- Watch-like devices: These make convenient platforms for sensors, user displays and wireless transmitters, but they do not universally appeal to consumers, who may not wish to wear a smart device on their wrist. Watch-based devices can also be inaccurate when recording step counts, while other metrics such as muscle tension and breathing rate can be difficult to obtain from the wrist.
- Clothing: Smart underwear, which by nature is close to the skin and on the body trunk, can measure breathing, heart rate and muscle tension to determine a number of health and wellness metrics like activity, anxiety and stress levels.
- Smart jewellery: this is a wearable alternative for those wishing to look fashionable rather than techie, while enjoying the benefits that technology can bring. One example of this is Senstone, which has the appearance of a gemstone pendant, yet functions as a portable voice recording assistant. It allows users to schedule calendar events, create reminders, take notes or make any other voice recordings. The voice recordings are converted into text and organised for easy access.
- Smart tattoos: Wearable technology is now beginning to appear in the form of smart tattoos, or sometimes stickers such as MC10’s BioStamp Research Connect, a sticker which attaches directly to skin and provides data to medical researchers. This type of deployment can help investigations into problems with movement, motor skills and other neurodegenerative disorders. Similarly, smart tattoos can be used for convenience and connectivity as well as medical monitoring. DuoSkin tattoos allow users to control their mobile devices, display information, and store information on their skin via near-field communication, while serving as a statement of personal style.
- Virtual reality headsets: Whilst wearable devices generally seek to be as unobtrusive as possible while maximising their ease of use and the benefits they bring, wearable devices such as VR are designed to take over the user’s attention and provide them with a totally immersive experience. Gaming is a primary market for such systems, as it allows players to disconnect from the humdrum realities of everyday life and enter the more exciting worlds engineered by the games’ designers, yet VR systems developed for gaming are being employed to great benefit in many other applications as well. In a tourism application, for instance, Marriott Hotels have created a "teleporter" which lets users step into a booth, wear an Oculus Rift headset and visit downtown London or a beach in Hawaii. The teleporter also caters to other senses, so users can feel wind in their hair and sun on their faces.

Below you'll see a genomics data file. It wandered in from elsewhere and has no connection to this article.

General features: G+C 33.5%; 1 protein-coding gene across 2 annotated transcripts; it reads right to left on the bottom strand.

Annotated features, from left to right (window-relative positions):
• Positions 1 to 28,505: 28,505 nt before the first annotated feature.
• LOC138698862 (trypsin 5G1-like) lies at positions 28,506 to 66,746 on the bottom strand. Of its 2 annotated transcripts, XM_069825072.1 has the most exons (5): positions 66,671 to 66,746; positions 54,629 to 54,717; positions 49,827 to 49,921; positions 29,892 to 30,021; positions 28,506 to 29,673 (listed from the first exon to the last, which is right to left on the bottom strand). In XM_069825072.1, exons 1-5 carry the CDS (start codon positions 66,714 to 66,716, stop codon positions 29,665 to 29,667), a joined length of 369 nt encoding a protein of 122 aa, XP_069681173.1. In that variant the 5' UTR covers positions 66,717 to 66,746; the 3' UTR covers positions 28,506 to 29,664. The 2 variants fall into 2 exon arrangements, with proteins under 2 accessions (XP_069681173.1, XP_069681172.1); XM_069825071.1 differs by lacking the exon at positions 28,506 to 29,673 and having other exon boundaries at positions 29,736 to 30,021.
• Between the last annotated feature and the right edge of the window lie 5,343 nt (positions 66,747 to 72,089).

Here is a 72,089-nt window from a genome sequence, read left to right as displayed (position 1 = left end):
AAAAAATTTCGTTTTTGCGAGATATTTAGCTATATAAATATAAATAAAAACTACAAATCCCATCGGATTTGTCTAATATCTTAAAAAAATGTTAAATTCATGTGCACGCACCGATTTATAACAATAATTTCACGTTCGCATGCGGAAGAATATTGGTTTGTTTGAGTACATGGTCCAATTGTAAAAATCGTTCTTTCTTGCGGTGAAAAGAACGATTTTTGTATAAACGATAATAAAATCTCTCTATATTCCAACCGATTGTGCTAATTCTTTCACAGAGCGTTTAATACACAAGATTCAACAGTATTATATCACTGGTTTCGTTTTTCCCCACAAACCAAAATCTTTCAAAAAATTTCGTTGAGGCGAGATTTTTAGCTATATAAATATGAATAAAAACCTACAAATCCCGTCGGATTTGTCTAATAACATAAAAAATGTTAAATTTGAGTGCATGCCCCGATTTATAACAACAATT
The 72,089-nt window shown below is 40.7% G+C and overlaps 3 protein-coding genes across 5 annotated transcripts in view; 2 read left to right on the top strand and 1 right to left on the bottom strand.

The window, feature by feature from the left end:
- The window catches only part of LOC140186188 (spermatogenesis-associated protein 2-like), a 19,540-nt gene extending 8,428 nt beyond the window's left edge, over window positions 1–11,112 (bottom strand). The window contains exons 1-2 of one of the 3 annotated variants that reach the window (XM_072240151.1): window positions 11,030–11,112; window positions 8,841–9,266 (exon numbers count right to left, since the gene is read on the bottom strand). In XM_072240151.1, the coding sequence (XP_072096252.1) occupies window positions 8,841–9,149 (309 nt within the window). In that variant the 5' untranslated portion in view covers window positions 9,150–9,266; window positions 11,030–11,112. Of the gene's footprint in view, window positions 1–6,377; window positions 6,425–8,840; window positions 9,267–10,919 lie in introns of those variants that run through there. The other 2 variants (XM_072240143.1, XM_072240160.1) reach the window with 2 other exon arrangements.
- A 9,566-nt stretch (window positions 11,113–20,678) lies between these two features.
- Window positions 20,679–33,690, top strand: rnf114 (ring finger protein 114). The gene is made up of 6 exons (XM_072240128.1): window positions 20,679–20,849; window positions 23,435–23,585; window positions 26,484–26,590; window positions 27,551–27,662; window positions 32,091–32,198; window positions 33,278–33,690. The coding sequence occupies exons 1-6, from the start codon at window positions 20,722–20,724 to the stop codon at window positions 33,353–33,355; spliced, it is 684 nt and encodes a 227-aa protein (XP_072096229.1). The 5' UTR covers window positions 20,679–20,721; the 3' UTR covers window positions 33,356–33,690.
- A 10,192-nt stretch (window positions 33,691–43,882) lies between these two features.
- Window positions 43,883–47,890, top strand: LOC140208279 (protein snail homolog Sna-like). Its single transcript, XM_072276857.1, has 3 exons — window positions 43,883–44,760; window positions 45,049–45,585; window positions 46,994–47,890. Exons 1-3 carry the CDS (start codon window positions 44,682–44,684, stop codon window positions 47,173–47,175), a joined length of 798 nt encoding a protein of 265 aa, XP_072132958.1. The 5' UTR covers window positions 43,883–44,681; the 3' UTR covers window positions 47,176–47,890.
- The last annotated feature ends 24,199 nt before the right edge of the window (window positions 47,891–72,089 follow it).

The category of ‘wearable devices’ has grown significantly as innovation has created the components and tools to develop smaller, less obtrusive or more attractive devices. This has grown the user base from those needing to monitor medical conditions or health to virtual reality and augmented reality implementations, not only for entertainment, but also for business, training, architecture and other visualisation applications. As sensors and the data they generate grow in volume, artificial intelligence strategies are finding a place in analysing the data, spotting trends, learning from them, and presenting summarised, actionable information to the devices’ managers. As this is adopted and AI drives greater efficiency and more responsive reactions to data, the potential application of wearable technology will grow further – and remains a sector to watch.